The Charles H. Dyson School of Applied Economics and Management hosted a reception on Tuesday with over 40 people, showcasing the results of “My Story, Our Story” picture campaign. This campaign, part of Dyson’s inaugural diversity week, aimed to highlight the diversity and identities of Cornell students, staff and faculty.
The photo campaign featured participants holding white cards where they wrote a word or phrase representing a meaningful experience or part of their lives, as The Sun previously reported. The cards were collected and displayed on a wall in Warren Hall.
President Martha E. Pollack and Lynn Perry Wooten, dean of the Dyson school, were among the 314 people who participated in the photo campaign. On her card, Pollack wrote, “You belong at Cornell,” while Wooten’s card stated, “It takes a village.”
During her speech at the reception, Wooten shared personal experiences of the “villages” she grew up in and their influences on her life, from her mother’s friends to her classmates and teachers in school.
“There was always a village supporting me. When I first moved to Cornell 18 months ago, everyone was so welcoming,” Wooten told The Sun, naming Cornell as one of her “villages.”
Following Wooten’s speech, a seven-minute video showed compilations of the campaign participants with their cards. The words and phrases on the cards ranged from “Family” and “Black excellence” to “Behavioral economics” and “Dance.”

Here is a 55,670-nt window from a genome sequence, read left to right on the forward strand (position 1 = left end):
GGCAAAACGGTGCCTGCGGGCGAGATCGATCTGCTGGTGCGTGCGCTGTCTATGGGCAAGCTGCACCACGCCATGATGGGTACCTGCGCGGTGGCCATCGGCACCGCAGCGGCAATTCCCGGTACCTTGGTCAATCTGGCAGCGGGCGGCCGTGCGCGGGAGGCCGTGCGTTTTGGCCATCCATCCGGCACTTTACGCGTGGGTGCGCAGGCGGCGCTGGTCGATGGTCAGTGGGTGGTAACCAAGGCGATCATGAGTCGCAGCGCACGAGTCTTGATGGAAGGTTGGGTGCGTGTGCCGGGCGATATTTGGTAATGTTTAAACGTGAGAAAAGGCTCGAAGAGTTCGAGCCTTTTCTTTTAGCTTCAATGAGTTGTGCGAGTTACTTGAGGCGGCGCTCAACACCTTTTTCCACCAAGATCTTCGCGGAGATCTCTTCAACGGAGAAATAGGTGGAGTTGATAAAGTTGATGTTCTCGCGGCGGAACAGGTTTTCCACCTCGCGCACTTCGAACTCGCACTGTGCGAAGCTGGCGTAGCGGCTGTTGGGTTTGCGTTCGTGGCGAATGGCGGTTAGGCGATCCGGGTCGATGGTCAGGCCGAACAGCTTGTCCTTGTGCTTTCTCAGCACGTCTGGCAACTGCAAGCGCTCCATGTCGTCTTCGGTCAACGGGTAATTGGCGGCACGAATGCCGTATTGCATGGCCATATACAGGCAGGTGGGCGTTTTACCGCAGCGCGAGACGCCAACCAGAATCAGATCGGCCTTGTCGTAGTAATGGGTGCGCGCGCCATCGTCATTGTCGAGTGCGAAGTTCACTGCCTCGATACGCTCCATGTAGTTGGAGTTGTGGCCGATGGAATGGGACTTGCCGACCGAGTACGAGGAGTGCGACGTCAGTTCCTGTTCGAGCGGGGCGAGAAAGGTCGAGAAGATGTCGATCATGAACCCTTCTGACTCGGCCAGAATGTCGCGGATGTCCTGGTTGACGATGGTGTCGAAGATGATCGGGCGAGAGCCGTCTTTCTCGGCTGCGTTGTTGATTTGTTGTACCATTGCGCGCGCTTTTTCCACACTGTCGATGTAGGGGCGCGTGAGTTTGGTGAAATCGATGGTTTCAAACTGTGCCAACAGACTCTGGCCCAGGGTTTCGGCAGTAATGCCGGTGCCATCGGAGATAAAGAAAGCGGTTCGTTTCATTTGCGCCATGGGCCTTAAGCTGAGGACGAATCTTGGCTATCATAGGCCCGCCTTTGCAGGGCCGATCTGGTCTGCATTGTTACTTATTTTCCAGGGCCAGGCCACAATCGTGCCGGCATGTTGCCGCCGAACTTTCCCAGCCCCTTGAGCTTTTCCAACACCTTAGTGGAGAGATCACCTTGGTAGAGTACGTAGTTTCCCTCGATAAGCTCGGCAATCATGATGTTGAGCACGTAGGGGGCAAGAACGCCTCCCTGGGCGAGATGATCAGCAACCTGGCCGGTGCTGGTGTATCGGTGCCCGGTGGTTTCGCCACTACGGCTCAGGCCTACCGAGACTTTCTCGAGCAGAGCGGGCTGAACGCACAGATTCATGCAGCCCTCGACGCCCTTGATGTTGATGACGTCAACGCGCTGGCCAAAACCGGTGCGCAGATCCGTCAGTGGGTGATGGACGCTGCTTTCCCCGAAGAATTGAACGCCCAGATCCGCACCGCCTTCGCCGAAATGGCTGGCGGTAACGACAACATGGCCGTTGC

The photo campaign was organized by a new student organization, the Dyson Students of Color Coalition. The group was created in response to what the founders believed was a lack of support for students of color in the school.
“We wanted to make a community we didn’t have when we got here,” Michelle Reiss ’20, co-founder of DSCC, told The Sun. “Diversity week was something that needed to be done. We wanted to show people we’re here.”
In 2017, students raised concerns about a perceived lack of resources for some students of color in Dyson, the socio-economic barriers to joining business clubs and a deficiency of diversity-related course requirements, The Sun previously reported.
The business club culture especially concerned DSCC co-founder Jennifer Laura ’20. DSCC tries to help its members with resumes, interviews tips and internships.
“We try to help members with anything,” Laura told The Sun. “Even getting a suit to wear, which I struggled with before.”
At the reception, DSCC co-founders also shared their cards and the stories behind them. One co-founder, Joseph Olalusi ’19, wrote “follow through + effort” on his card, attributing his success to these factors.
“Being here, it didn’t feel like I was capable,” Olalusi said, but added that he was “able to [succeed in school]. A black man from Chicago.”